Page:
The scene now shifts to another part of Germany, Silesia, adjacent to Saxonia. Here Ignaz Bottengruber (Illustration VI), a citizen of the capital, Breslau, considered as the best of his contemporaneous painter-artists on porcelain, was of different character and format. He was a diligent, conscientious worker, starting as a miniature painter. Only his marriage date, 1720, is recorded; it was shortly afterwards that he had the chance of his life in the person of the wealthy patron, a lawyer, George Pauli, who commissioned him to decorate many pieces, especially several services. These, known as the gods service, the military and the hunting services, are probably the highlight of his career. As models for his decoration, he liked figures expressing power or joy of life. Humorous scenes, battle scenes, hunting scenes are depicted in a rich, polychrome pallette, and the composition always shows balance and power.
With him we mention the first amateur porcelain painter of nobility, his pupil, Carl Ferdinand von Wolfsburg. Growing up in a cultured atmosphere — his father was farmer, historian, collector of watches and mathematical instruments — he became mayor of Oppein, a town not far from Breslau in 1742. In porcelain painting he found his big hobby and vocation; his last work dates from 1756. The second amateur out of the nobility was von Bressler, Mayor of Breslau in 1766.
A somehow similar fate as Bottengruber had another Silesian artist, Preussler. He, also, had the good fortune to find a wealthy patron who kept him busy for the long period of seven years. It is of interest that probably unable to get undecorated meissen ware after a certain time, he also painted on Chinese porcelain.
The prototype of an itinerant artist was Josef Philippe Danhoeffer from Vienna. He came to Bayreuth in 1737 where he introduced the decor of the early Vienna porcelain of the DuPacquier time adapting it to fayence. Eight factories in short succession employed him for a while. Finally he settled in Ludwigsburg in Suebea where he died in 1790.
For daintiness of style and coloring Jacob Helchis (Illustration VII), born in Trieste, is well liked, we find him in Vienna, 1746 and 1747, and later in Nymphenburg site of the Royal Bavarian porcelain factory.
If Dresden and Meissen have been world famous centers of porcelain manufacture haven’t there been many fine hausmaler? The answer is “no,” because restrictions for any outside activity became more and more severe as time went on. An order of 1723, for example, stipulated that of each service the teapot and the sugar bowl should be marked underglaze K.P.M., meaning Royal Porcelain Manufacture, in order to identify the genuine ware. Nevertheless pieces slipped out and we find sometimes good decorations on discolored or warped pieces. — Illustration VIII.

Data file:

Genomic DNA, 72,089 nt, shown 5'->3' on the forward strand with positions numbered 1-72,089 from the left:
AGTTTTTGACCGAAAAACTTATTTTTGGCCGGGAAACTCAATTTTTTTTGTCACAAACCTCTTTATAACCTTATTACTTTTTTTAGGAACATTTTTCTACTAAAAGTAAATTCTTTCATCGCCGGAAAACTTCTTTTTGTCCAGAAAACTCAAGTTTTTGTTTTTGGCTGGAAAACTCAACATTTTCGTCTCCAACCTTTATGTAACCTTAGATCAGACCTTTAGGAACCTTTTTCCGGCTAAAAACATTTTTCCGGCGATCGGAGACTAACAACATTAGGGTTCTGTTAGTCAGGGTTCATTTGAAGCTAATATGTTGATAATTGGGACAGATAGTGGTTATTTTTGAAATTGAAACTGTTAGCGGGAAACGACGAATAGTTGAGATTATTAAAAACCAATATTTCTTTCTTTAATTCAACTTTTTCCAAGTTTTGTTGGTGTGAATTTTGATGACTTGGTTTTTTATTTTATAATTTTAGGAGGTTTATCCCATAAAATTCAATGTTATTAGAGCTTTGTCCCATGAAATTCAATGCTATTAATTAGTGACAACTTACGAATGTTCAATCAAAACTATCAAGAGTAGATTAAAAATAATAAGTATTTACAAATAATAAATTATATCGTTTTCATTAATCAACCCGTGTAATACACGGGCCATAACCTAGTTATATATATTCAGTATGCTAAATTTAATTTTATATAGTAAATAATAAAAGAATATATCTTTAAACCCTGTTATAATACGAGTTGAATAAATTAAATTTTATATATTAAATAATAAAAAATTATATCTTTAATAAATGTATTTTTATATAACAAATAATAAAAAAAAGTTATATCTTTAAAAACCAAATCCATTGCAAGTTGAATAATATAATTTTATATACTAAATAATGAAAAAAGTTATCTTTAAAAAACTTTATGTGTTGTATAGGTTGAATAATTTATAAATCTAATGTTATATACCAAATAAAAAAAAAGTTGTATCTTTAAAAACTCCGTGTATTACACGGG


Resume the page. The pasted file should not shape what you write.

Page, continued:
From Saxony it is a stone’s throw to Bohemia, a country always prominent in the art of glass making, cutting and painting. Some of the experience attained in this profession was extended to the decorating of porcelain when Franz Ferdinand Mayer-Pressnitz probably starting 1747 established his own workshop. There is some lack of good composition and we may find fault with some of his rather hastily drawn gold ornaments but at his tune his work was highly appreciated and had both followers and imitators.
A singular artist who had his own method in decorating porcelain was Kanonikus von dem Busch, from Hildesheim in the province of Hanover, 1704 to 1779. He really didn’t paint hut scratched the surface with a diamond, making a kind of needlepoint rubbing black in his very subtle lines. So we can say that he practically ruined the glaze and it may be that therefore his manner which is quite attractive remained unique without any imitators.
Out of Vienna, the famous Austrian center of porcelain manufacture, not many fine pieces decorated at home and signed by individuals have come to the fore. The reason may be that the management followed the sound policy of engaging good professional painters and paid them well; even if some of them had the privilege of painting at home probably there was little urge to do so for men fully employed in a good job.
When porcelain became plentiful and of course cheaper, when the French Royal factory of Sevres outshone all other factories, when the vogue for sculptural porcelain, the figurines, became epidemic, the hausmaler deteriorated and finally petered out.
Some factories have given these individual artists the name “Pfuscher” meaning bunglers, botchers. Such vilification, probably caused by jealousy, envy and keen competition, certainly is not merited. The value of the hausmaler lies in the pioneering initiative and the incentive they gave the factories to equal their work or to surpass it.
This article originally appeared in American Collector magazine, a publication which ran from 1933-1948 and served antique collectors and dealers.